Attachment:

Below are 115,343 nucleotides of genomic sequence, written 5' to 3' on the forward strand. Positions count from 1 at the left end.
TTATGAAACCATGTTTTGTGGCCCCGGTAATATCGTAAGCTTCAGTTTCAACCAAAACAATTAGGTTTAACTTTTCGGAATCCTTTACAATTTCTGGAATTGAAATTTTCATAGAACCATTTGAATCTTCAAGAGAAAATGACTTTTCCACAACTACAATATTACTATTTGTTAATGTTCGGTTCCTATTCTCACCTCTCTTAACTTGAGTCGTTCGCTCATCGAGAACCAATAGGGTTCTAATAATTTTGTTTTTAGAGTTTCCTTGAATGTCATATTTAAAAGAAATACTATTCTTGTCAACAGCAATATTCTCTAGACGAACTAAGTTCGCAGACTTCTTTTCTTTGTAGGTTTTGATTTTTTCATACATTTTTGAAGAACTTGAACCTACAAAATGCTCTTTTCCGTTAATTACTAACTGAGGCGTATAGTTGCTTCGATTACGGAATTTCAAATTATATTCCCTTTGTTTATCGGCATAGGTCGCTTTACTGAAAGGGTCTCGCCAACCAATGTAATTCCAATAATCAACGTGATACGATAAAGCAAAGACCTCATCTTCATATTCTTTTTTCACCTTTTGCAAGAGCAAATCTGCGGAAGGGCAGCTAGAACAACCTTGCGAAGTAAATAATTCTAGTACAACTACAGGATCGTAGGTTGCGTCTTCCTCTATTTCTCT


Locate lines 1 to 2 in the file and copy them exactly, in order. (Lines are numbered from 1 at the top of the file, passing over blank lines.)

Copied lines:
Below are 115,343 nucleotides of genomic sequence, written 5' to 3' on the forward strand. Positions count from 1 at the left end.
TTATGAAACCATGTTTTGTGGCCCCGGTAATATCGTAAGCTTCAGTTTCAACCAAAACAATTAGGTTTAACTTTTCGGAATCCTTTACAATTTCTGGAATTGAAATTTTCATAGAACCATTTGAATCTTCAAGAGAAAATGACTTTTCCACAACTACAATATTACTATTTGTTAATGTTCGGTTCCTATTCTCACCTCTCTTAACTTGAGTCGTTCGCTCATCGAGAACCAATAGGGTTCTAATAATTTTGTTTTTAGAGTTTCCTTGAATGTCATATTTAAAAGAAATACTATTCTTGTCAACAGCAATATTCTCTAGACGAACTAAGTTCGCAGACTTCTTTTCTTTGTAGGTTTTGATTTTTTCATACATTTTTGAAGAACTTGAACCTACAAAATGCTCTTTTCCGTTAATTACTAACTGAGGCGTATAGTTGCTTCGATTACGGAATTTCAAATTATATTCCCTTTGTTTATCGGCATAGGTCGCTTTACTGAAAGGGTCTCGCCAACCAATGTAATTCCAATAATCAACGTGATACGATAAAGCAAAGACCTCATCTTCATATTCTTTTTTCACCTTTTGCAAGAGCAAATCTGCGGAAGGGCAGCTAGAACAACCTTGCGAAGTAAATAATTCTAGTACAACTACAGGATCGTAGGTTGCGTCTTCCTCTATTTCTCT